Mentor, activator, advocate, and yogi. While Jamie Conroy is all those things, the work she is doing to empower youth in the community is beyond incredible. She is diminishing separation by bringing people together and encouraging youth to awaken to their innate gifts and abilities.
Ace: What are you up to? ( Your current hustle )
Jamie: I am the Co-Founder/Executive Director of ORENDA SOCIETY. The Orenda Society is a non-for-profit organization that delivers yoga, mindfulness, mentorship, and coaching programming to youth in our community. The word Orenda means “the force present in all people that empowers them to change their own lives and affect the world.” The Orenda Society was created to ignite and allow transformation in youth. We encourage youth to live self-directed lives, accessing their own inner resources to effectively respond to life challenges, and still connect to their authentic self. We facilitate dialogue around self care, gratitude, friendships, body image, anxiety, self worth, and self love which allows youth to be heard, have a voice and feel supported. We advocate for mental health, we dig deep and answer the tough questions about ourselves. We come to our yoga mats, we breathe, we move, and we surrender. Orenda continues to lead hundreds of youth through registered programs, summer camps, workshops, and one on one mentoring.
Ace: Why is this important to you? ( Where did this passion come from? )
Jamie: If something like this was around when I was a young woman, it would have shifted so much in my world. Connecting with individuals in their adolescent years and supporting their personal growth, is incredibly rewarding work. The girls that come to our programming learn tools and new ways to manage stress, anxiety, and develop a greater sense of self awareness, so that they are better able to effectively respond to life challenges. We witness growth and impactful transformations in the youth we mentor. Recognizing we all have the ability to make changes in our own lives. When we provide a safe space it allows youth to rise up and take a stand for themselves and others.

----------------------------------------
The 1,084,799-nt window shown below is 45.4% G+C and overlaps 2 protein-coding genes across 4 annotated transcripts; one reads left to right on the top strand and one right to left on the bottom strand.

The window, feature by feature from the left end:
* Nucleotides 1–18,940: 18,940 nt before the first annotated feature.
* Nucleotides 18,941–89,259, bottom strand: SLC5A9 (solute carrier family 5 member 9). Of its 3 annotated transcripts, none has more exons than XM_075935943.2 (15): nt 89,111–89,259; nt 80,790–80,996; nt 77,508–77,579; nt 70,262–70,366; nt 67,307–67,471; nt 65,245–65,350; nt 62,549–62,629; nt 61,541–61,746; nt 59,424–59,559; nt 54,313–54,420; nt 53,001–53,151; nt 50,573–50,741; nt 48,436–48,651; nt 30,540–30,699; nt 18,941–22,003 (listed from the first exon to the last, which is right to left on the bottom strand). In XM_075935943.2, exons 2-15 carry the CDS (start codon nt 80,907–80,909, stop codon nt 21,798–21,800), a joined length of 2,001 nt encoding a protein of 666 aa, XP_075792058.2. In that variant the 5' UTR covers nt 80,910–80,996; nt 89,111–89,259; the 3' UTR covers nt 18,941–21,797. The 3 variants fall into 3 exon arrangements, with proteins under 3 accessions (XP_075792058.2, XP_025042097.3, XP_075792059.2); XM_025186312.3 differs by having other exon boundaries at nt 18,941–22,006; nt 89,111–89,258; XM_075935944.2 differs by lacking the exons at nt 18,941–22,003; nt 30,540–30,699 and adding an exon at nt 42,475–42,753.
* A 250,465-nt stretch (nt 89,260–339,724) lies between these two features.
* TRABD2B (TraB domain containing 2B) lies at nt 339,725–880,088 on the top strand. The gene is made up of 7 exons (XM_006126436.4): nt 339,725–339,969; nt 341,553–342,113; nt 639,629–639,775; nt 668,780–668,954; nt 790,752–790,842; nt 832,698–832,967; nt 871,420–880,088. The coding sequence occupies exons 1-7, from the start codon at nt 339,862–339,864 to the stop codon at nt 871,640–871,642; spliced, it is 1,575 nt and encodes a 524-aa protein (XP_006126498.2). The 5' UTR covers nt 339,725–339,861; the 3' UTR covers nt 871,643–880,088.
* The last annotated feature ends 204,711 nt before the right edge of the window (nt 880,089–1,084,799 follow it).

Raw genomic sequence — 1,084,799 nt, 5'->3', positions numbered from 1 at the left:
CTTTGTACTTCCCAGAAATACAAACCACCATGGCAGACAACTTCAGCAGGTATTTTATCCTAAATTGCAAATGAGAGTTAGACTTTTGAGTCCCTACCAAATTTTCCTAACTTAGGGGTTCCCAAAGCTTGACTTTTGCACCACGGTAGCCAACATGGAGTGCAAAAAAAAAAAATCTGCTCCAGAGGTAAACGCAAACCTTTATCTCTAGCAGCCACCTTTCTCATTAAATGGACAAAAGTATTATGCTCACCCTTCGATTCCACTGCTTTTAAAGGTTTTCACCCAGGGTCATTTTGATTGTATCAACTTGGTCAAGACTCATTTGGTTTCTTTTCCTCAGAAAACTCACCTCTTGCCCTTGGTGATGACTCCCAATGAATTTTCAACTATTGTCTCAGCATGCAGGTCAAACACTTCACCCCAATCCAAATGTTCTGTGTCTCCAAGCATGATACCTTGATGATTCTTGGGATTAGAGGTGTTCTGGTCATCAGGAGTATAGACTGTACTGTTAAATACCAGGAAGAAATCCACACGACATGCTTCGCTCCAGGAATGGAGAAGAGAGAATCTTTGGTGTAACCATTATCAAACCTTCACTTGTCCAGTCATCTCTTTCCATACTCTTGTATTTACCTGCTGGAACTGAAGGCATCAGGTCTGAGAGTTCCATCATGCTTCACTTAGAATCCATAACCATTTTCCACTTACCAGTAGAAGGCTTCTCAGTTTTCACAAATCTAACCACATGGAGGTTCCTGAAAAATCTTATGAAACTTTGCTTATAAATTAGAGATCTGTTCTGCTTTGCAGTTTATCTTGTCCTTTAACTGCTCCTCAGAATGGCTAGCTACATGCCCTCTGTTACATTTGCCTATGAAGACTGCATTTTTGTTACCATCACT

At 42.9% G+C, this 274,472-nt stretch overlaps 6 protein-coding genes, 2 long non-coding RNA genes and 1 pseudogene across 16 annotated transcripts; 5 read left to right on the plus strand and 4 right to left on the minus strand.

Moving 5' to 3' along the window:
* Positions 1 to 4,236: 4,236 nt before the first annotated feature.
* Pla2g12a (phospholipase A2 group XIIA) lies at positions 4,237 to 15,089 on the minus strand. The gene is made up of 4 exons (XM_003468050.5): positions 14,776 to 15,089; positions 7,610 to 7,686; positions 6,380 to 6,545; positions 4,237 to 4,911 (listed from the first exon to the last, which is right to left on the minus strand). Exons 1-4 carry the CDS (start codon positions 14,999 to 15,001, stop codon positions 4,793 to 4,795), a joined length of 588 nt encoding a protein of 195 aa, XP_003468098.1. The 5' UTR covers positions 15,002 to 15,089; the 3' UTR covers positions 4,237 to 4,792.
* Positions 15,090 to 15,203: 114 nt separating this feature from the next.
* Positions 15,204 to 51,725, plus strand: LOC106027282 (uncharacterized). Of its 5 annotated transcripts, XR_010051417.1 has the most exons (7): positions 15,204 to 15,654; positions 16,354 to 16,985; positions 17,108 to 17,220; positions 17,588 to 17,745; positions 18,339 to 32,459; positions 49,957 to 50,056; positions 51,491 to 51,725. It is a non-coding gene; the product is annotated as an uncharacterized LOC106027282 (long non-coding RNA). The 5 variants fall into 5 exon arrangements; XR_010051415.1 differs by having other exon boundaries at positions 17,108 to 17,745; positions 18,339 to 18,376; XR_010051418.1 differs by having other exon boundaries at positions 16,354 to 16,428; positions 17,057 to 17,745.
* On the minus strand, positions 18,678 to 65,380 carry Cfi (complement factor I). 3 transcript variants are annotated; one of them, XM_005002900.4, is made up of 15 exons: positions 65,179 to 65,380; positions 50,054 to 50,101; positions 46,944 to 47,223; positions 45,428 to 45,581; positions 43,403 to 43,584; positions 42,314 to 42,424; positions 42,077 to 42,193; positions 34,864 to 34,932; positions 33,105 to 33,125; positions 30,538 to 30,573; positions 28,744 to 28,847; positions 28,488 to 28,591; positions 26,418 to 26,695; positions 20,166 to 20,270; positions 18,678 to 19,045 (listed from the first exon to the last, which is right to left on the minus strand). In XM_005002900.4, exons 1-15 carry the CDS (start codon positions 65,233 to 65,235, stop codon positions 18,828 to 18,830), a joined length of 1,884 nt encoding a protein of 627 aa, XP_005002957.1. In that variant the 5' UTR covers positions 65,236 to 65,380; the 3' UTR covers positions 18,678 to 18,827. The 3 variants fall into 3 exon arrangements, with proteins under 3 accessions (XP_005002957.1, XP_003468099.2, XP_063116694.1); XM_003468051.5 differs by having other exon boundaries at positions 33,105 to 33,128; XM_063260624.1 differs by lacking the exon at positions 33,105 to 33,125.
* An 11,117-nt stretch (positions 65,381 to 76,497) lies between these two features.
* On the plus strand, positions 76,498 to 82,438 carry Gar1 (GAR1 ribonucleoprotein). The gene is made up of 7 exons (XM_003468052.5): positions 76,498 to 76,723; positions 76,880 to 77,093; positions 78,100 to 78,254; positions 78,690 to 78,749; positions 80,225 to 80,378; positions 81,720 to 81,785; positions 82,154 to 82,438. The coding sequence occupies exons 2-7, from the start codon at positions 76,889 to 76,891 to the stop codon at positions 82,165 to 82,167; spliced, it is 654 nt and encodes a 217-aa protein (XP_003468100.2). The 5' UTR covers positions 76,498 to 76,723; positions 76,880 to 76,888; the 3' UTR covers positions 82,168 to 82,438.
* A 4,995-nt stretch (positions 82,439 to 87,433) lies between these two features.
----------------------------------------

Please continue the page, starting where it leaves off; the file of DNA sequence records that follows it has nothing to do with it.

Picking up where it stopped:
Ace: What was your dream job growing up? How do you think this has influenced who you are today?
Jamie: My dream was to leave the small town in Ontario that I grew up in (which is beautiful and I appreciate it so much now) and to go to University. I wanted something bigger than myself, I wanted to make a difference. That dream job I was chasing was to become an educator. After completing a teaching degree at the University of Calgary, I gained valuable experiences working in the classroom and as an educator working with aboriginal communities. Although teaching was a passion, I soon came to realize I had the ability to educate and have an impact on youth in my community beyond the classroom experience. This “dream job” fuelled my desire which has lead me to learn, grow, and take on new challenges.
Ace: If you could describe yourself in only three words, what would they be?
Jamie: Real, relatable, and driven.
Ace: Who’s your biggest inspiration and why?